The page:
Michigan lost one of it’s most celebrated and beloved pathologists last week as Dr. Bertram Schnitzer passed away at the age of 90.
Dr. Schnitzer was born on June 21, 1929, in Germany. In 1941 his family emigrated to the United States. He grew up in New Jersey and received his BA from New York University in 1952, then attended medical school at the University of Basel and graduated in 1958. He completed an internship at Baltimore City Hospital from 1958-59, followed by a residency in pathology at Georgetown University where he was the Chief Resident from 1961-1963 and was an NCI trainee and NIH Fellow from 1963-66. He started his career in 1963 at the Armed Forces Institute of Pathology. A. James French recruited him to the University of Michigan in 1966 as an Assistant Professor. He was promoted to Associate Professor in 1970 and Professor in 1974.
Dr. Schnitzer was an internationally known leader in the fields of hematology and hematopathology. In 1976, he received the first International Giovanni di Guglielmo Prize in Hematology. He was known for his electron microscopy studies and had important publications in Science and other prestigious journals. He was President of the Society for Hematopathology in 1990. A prolific lecturer, he presented over 140 courses, lectures, and workshops worldwide. He served on many expert review panels and editorial boards. Dr. Schnitzer loved teaching and mentored countless residents and fellows and took great pride in his trainees, many of whom have leadership roles throughout the country.
He truly loved lymphomas and could often be found helping other faculty members with their difficult cases, bringing a smile and a cheerful attitude every day. Dr. Peter Ward, former Chair of Pathology, remembers him fondly, "As Chair, I developed great respect for Bert's awesome diagnostic skills. I was always impressed with his keen mentoring of Pathology residents and postdoctoral fellows, and his quiet and unassuming personality. He never boasted of his accomplishments, but was very pleased with the residents and fellows he had trained. Although at times he must have experienced frustrations, I never heard him complain or raise his voice. He always seemed extremely even-handed. I will miss him greatly." After an impactful 51 years of service at the University of Michigan, he retired in 2017.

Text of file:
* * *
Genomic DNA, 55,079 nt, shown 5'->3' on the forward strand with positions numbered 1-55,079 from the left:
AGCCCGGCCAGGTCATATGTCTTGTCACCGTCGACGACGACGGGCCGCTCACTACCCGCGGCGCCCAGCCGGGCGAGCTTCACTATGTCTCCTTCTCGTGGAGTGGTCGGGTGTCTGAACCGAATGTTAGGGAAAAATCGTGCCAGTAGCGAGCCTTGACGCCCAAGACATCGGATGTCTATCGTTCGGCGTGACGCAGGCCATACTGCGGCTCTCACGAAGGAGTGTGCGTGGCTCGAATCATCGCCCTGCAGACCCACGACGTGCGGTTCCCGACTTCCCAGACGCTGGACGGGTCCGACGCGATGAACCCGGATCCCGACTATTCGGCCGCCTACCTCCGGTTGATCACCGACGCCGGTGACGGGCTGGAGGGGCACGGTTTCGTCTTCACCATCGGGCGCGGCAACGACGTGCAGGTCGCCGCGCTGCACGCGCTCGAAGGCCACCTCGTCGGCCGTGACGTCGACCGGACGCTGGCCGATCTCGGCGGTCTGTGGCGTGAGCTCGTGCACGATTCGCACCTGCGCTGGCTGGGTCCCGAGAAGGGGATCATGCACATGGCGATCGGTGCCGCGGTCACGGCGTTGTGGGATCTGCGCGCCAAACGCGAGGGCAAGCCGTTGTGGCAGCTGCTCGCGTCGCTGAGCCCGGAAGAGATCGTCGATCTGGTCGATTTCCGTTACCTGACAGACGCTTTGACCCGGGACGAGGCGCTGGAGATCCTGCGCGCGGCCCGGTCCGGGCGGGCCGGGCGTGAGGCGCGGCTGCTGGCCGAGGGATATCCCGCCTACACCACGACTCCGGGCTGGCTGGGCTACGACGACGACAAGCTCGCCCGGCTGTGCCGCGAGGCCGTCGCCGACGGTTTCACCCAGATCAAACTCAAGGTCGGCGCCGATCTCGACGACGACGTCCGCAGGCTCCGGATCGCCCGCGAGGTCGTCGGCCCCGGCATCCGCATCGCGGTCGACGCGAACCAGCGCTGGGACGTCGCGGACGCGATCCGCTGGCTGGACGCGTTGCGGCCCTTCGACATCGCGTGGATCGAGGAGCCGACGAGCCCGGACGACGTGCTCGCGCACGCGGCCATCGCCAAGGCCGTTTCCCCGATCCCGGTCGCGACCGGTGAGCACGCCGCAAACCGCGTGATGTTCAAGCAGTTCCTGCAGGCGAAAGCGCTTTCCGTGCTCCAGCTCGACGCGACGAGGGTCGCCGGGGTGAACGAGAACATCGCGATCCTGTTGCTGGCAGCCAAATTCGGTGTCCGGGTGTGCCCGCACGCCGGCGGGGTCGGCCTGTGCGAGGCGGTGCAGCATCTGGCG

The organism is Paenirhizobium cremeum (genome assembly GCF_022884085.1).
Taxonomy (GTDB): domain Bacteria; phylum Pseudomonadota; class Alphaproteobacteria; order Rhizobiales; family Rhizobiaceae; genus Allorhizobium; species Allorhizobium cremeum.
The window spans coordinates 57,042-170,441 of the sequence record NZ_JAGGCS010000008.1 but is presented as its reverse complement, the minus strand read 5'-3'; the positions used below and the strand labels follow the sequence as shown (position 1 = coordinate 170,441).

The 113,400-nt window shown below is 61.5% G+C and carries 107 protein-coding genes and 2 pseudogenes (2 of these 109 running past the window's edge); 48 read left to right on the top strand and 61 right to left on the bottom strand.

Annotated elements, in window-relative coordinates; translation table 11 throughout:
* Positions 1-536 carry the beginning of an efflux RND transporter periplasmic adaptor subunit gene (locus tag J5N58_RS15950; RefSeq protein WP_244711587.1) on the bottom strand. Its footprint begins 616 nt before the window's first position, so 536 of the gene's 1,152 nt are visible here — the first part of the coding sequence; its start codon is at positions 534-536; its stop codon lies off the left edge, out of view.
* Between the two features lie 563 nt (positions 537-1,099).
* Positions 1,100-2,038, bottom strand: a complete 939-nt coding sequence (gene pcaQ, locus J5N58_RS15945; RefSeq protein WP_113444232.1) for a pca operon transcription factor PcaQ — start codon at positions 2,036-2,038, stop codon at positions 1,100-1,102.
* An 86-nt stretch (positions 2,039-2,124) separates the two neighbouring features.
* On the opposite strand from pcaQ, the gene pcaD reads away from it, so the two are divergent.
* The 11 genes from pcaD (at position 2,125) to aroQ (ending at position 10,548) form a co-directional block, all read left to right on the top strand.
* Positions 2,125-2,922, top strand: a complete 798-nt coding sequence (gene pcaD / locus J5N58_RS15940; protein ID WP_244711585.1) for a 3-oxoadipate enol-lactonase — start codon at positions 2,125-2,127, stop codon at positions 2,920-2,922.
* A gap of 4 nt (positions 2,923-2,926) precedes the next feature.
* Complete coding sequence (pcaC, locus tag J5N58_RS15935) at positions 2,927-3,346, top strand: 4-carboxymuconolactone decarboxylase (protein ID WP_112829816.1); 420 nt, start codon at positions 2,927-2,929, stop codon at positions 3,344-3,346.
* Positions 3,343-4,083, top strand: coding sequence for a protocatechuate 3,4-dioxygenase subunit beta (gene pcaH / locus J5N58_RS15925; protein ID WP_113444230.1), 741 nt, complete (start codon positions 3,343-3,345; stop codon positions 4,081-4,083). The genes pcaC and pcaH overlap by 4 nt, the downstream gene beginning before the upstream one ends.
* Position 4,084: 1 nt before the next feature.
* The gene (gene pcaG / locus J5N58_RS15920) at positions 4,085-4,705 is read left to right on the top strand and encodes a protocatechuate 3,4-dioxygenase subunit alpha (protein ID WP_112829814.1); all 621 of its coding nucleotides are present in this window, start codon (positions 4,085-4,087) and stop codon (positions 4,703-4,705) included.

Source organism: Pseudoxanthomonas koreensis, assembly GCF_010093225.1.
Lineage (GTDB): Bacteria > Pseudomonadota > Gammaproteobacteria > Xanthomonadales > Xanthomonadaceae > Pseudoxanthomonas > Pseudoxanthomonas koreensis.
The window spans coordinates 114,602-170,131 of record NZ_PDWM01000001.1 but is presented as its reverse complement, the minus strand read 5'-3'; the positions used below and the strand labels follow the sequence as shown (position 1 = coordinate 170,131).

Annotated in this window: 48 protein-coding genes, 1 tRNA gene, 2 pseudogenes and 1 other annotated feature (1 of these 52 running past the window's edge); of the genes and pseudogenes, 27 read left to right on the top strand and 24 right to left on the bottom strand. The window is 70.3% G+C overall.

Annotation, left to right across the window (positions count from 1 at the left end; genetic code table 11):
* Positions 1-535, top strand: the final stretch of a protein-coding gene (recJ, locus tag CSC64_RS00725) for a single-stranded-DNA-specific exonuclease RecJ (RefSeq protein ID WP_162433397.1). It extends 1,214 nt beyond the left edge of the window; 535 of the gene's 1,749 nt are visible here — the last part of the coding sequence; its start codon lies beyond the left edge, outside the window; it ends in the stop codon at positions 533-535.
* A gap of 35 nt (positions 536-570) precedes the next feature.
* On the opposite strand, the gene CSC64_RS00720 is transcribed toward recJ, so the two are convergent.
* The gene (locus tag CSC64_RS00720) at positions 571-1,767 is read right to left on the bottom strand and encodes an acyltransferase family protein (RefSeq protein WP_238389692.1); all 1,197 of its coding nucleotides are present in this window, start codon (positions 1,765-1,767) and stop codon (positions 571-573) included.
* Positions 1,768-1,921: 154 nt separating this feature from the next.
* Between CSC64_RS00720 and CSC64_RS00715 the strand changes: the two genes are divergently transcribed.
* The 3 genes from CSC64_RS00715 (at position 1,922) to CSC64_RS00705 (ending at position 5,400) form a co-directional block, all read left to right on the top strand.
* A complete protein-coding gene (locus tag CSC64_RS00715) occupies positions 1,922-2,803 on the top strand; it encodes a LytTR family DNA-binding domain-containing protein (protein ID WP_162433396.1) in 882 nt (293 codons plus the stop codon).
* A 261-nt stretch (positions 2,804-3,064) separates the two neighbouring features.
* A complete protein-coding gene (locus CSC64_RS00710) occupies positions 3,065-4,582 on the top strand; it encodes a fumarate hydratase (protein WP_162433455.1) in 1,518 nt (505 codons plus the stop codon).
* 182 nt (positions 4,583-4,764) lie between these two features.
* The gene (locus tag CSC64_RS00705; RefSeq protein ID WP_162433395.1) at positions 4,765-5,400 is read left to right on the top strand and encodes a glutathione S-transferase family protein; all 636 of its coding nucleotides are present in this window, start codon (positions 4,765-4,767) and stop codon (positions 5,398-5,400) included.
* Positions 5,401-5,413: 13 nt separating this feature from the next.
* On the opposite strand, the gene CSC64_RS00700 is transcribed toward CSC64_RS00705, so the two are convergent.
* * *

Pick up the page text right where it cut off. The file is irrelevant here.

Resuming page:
Dr. Schnitzer had many interests outside of medicine and raised three sons in Ann Arbor with his wife, Anna Schnitzer. Dr. Henry Appelman remembers Dr. Schnitzer "as a kind, gentle guy who never lost his temper and who was committed to his work and equally committed to his family." In midlife, he was an avid runner, completing dozens of marathons. In later years, he could be found swimming at the YMCA as soon as the doors opened each morning. He loved to walk the streets of downtown Ann Arbor and frequent the coffee shops with his wife.
Dr. Schnitzer was a wonderful mentor and colleague who will be missed by his many friends within the Department and around the world. To share a memory, please visit dignitymemorial.com.